As the International Olympic Committee looks ahead to the Summer Games with trepidation, it does have something that could cushion the blow in case of cancellation: a US$897 million (S$1.2 billion) reserve fund to help finance global sports.
It’s an improbable scenario, but one drawing more consideration at the coronavirus continues to spread around the world. A number of global sporting events and Olympic qualifiers have been cancelled, and many are now wondering how the outbreak might effect the 2020 Summer Games in Tokyo, scheduled to start at the end of July.
The fund was established as a backstop for international sports federations that rely on the IOC to balance their budgets, said Mr Dick Pound, the organisation’s longest-serving member. That’s not soccer or basketball, but smaller sports like judo, volleyball and water polo.
Part of the IOC’s broader risk management strategy, the fund was established in 2001 with US$105 million. It had grown to US$422 million by 2008.
“It’s a significant number, and would keep all the balls in the air if we actually missed a games,” Mr Pound said in an interview.
Coronavirus cases have surged to more than 80,000 worldwide, with new hot spots in Italy, South Korea and Iran in addition to the epicentre in China.
The World Health Organisation has held off on declaring a global pandemic, but stock prices have plunged and bond yields have soared as investors worry about a further spread.
For now, the Olympic movement is moving forward with its plans for Tokyo. The US Olympic & Paralympic Committee has suggested a limit on all non-essential travel to China, Hong Kong and Singapore, but has informed its teams to continue training and preparing as planned.
On Tuesday, the committee sent an updated e-mail to its teams advising them on the latest virus fallout, including event cancellations in both Italy and Iran and strict travel
We don’t yet know the full impact of the new developments on Team USA athletes and staff,” the committee said in the memo.
Japanese politicians have also said there are no plans to move or cancel the games.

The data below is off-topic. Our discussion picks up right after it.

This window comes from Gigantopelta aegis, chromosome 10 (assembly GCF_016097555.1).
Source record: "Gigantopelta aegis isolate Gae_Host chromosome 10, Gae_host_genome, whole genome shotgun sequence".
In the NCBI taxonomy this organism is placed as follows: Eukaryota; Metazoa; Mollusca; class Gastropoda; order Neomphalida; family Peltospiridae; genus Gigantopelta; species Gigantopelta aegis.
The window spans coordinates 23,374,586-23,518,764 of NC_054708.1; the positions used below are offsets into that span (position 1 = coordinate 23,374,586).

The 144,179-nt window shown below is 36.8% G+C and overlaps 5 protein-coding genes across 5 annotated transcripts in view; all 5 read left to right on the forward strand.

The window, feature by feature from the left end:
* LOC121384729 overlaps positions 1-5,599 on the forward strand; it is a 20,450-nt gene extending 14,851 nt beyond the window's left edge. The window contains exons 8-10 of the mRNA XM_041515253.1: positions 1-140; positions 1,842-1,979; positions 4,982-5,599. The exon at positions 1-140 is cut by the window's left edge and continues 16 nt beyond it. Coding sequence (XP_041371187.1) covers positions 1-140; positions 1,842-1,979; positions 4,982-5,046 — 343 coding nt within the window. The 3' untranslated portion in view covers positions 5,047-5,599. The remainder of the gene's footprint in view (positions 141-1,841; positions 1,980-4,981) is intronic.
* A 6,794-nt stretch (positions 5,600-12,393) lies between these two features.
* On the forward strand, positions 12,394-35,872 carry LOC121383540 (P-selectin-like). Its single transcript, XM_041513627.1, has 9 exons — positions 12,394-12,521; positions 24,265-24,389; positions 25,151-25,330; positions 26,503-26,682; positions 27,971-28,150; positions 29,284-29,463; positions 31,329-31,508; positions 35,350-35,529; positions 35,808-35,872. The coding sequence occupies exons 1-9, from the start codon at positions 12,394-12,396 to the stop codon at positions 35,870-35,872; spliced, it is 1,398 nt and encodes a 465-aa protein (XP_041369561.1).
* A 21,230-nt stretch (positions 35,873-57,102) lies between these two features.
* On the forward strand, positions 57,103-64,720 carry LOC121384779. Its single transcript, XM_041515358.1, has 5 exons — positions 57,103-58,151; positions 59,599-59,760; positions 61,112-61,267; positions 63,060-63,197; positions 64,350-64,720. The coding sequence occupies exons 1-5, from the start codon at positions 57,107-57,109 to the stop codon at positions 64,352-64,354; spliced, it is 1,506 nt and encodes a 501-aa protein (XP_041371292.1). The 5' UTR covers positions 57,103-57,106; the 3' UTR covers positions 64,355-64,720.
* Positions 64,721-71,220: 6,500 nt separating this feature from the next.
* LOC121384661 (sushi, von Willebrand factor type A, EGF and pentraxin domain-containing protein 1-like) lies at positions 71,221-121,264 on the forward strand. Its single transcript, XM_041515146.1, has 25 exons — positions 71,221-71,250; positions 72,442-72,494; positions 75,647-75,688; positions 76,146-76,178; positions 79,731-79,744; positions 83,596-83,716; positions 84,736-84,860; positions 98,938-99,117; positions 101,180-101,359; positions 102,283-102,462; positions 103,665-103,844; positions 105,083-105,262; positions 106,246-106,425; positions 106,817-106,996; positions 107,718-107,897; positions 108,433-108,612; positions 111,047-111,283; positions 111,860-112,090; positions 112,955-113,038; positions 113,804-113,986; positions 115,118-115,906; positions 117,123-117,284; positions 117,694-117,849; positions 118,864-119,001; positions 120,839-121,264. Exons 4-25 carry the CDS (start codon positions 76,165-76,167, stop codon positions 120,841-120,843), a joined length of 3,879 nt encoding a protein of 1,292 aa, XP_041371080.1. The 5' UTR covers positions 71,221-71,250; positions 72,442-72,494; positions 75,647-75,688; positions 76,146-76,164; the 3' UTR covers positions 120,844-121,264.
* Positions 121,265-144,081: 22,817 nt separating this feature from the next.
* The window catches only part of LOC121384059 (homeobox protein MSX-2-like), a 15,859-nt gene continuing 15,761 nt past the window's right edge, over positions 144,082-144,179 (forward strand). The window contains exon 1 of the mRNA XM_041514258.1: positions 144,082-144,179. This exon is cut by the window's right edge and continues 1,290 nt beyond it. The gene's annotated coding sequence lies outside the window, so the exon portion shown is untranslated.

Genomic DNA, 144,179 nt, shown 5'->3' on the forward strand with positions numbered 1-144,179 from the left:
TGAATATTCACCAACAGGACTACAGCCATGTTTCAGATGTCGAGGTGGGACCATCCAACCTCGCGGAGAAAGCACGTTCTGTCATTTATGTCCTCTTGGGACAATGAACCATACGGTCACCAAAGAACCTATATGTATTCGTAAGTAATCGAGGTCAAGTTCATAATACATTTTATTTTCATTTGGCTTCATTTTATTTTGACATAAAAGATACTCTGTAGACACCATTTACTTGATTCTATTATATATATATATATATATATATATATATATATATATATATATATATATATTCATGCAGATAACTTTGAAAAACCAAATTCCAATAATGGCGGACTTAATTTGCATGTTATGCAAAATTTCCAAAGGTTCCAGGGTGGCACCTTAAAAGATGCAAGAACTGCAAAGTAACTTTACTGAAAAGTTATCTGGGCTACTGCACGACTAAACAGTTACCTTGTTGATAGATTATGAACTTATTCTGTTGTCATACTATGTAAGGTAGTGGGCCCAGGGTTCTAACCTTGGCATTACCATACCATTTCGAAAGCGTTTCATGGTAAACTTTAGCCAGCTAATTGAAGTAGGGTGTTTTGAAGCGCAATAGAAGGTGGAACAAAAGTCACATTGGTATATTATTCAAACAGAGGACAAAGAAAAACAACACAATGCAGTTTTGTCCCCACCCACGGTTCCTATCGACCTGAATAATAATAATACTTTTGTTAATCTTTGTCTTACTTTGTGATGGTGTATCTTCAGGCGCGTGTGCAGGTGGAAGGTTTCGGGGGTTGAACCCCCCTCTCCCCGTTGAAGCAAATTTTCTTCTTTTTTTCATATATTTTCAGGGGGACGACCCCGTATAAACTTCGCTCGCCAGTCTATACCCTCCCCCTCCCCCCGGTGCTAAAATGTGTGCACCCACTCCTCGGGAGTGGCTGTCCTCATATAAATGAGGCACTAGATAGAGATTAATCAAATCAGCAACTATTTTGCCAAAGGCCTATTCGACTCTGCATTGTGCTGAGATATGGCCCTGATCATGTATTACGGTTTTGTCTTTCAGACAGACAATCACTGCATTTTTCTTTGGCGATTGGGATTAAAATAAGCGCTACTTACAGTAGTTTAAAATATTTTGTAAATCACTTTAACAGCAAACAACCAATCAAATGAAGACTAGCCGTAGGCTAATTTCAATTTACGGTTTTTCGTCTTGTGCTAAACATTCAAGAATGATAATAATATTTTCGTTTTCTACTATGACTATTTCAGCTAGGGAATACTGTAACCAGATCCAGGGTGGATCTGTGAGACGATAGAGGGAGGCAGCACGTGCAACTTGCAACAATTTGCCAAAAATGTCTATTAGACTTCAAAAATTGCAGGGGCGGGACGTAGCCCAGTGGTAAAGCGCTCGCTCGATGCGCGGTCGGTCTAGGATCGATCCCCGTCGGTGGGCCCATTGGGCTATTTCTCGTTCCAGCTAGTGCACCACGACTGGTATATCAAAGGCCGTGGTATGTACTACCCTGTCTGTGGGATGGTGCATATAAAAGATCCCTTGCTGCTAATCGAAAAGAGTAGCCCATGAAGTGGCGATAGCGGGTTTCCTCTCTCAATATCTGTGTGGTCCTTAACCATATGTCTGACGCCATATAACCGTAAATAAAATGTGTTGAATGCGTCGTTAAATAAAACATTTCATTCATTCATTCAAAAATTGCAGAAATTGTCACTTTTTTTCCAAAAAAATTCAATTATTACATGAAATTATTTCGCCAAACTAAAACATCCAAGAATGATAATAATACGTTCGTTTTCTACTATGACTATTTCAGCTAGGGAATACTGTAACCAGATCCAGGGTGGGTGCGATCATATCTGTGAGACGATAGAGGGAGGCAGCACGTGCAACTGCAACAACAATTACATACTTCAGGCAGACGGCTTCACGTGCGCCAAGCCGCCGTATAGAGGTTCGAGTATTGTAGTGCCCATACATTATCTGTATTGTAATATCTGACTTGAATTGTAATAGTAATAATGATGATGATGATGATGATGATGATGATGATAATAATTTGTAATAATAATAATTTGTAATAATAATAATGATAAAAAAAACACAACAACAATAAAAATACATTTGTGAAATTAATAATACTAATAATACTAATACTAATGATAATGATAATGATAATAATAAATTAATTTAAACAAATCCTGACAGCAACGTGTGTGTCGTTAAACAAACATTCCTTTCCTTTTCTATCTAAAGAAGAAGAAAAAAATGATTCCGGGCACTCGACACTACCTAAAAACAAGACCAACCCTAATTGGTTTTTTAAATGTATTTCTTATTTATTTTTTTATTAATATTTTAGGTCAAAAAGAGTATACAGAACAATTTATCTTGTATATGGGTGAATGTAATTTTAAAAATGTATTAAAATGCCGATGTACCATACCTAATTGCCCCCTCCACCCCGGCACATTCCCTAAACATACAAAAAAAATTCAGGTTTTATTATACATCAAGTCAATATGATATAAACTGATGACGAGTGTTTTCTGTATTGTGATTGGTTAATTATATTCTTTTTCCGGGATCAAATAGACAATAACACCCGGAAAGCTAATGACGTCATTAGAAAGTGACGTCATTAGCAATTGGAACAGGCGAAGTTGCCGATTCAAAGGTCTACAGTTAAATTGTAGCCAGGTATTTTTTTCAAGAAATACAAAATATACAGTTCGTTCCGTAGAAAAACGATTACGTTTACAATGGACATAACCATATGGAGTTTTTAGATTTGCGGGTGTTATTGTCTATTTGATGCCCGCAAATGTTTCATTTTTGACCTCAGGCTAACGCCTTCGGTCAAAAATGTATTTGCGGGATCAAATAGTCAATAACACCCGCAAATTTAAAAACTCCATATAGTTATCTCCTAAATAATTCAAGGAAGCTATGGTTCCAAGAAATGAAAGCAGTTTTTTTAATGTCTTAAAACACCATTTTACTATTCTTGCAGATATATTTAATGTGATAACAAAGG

“The preparations for the Olympic Games Tokyo 2020 continue as planned,” the IOC said in a statement.
“Countermeasures against infectious diseases constitute an important part of Tokyo 2020’s plans to host a safe and secure games.”
The committee said it has full confidence that the authorities, “in particular in Japan and China, will take all the necessary measures to address the situation.”
The IOC made US$5.7 billion in its last four-year Olympic cycle, which included the 2016 Summer Games in Rio de Janeiro and the 2018 Winter Games in PyeongChang, South Korea.
Of that total, 73 per cent came from broadcast rights and 18 per cent from top-level sponsors.
That money goes in part toward mounting the Olympic Games, and in part to national and international governing bodies to help fund athletes around the world.
For the Summer Games in Rio, for example, the IOC distributed US$540 million to international federations and another US$540 million to national Olympic committees.
The reserve fund is just part of the IOC’s risk management stores. The organisation also has US$647 million in assets set aside from TV money, in case it needs to refund parts of those contracts; US$261 million to cover deficits in its main sponsorship programme; and US$447 million to help cover distribution to national Olympic bodies.
Mr Pound, who has been an IOC member since 1978 but isn’t involved in day-to-day management, said the organisation isn’t in any immediate rush to make a decision on the games.
He said late May, two months out from the opening ceremony, will likely be the point at which the entire Olympic movement needs to know if the games will be cancelled or postponed.
“This is the most dangerous threat to the Olympics other than a state of actual war,” Mr Pound said. “This is the new war scenario.”